The principle limit for achieving higher brightness of laser diode arrays is thermal management. State of the art laser diodes generate heat at fluxes in excess of 1 kW cm−2 on a plane parallel to the light emitting edge. As the laser diode bars are packed closer together, it becomes increasingly difficult to remove large amounts of heat in the diminishing space between neighboring diode bars. Thermal management of these diode arrays using conduction and natural convection is practically impossible, and, therefore, some form of forced convective cooling must be utilized. Cooling large arrays of laser diodes using single-phase convection heat transfer has been investigated for more than two decades by multiple investigators. Unfortunately, either large fluid temperature increases or very high flow velocities must be utilized to reject heat to a single phase fluid, and the practical threshold for single phase convective cooling of laser diodes appears to have been reached. In contrast, liquid-vapor phase change heat transport can occur with a negligible increase in temperature and, due to a high enthalpy of vaporization, at comparatively low mass flow rates. However, there have been no prior investigations at the conditions required for high brightness edge emitting laser diode arrays: >1 kW cm−2 and >10 kW cm−3.

In the current investigation, flow boiling heat transfer at heat fluxes up to 1.1 kW cm−2 was studied in a microchannel heat sink with plurality of very small channels (45 × 200 microns) using R134a as the phase change fluid. The high aspect ratio channels (4.4:1) were manufactured using MEMS fabrication techniques, which yielded a large heat transfer surface area to volume ratio in the vicinity of the laser diode. To characterize the heat transfer performance, a test facility was constructed that enabled testing over a range of fluid saturation temperatures (15°C to 25°C). Due to the very small geometric features, significant heat spreading was observed, necessitating numerical methods to determine the average heat transfer coefficient from test data. This technique is crucial to accurately calculate the heat transfer coefficients for the current investigation, and it is shown that the analytical approach used by many previous investigations requires assumptions that are inadequate for the very small dimensions and heat fluxes observed in the present study.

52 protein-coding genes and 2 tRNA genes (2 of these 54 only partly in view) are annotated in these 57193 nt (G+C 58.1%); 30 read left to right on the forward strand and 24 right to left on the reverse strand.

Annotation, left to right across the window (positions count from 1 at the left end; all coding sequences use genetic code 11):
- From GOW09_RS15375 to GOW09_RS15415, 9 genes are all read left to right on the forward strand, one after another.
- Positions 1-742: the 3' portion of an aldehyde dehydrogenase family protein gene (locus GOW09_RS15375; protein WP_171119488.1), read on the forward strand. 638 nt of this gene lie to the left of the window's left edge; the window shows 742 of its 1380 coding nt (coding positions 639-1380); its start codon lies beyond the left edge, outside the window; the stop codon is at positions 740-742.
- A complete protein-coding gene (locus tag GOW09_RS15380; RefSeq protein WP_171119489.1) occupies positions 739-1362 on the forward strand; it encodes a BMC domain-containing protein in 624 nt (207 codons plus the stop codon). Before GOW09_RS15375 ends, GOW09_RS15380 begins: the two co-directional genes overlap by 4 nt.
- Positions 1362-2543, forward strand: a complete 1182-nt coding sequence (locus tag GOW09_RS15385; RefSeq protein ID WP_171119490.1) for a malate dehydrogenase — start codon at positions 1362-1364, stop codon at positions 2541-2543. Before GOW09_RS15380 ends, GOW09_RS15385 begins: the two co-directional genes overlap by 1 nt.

During the tests, the calculated outlet vapor quality exceeded 0.6 and the base heat flux reached a maximum of 1.1 kW cm−2. The resulting experimental heat transfer coefficients are found to be as large a 58.1 kW m−2 K−1 with an average uncertainty of ±11.1%, which includes uncertainty from all measured and calculated values, required assumptions, and geometric discretization error from meshing.

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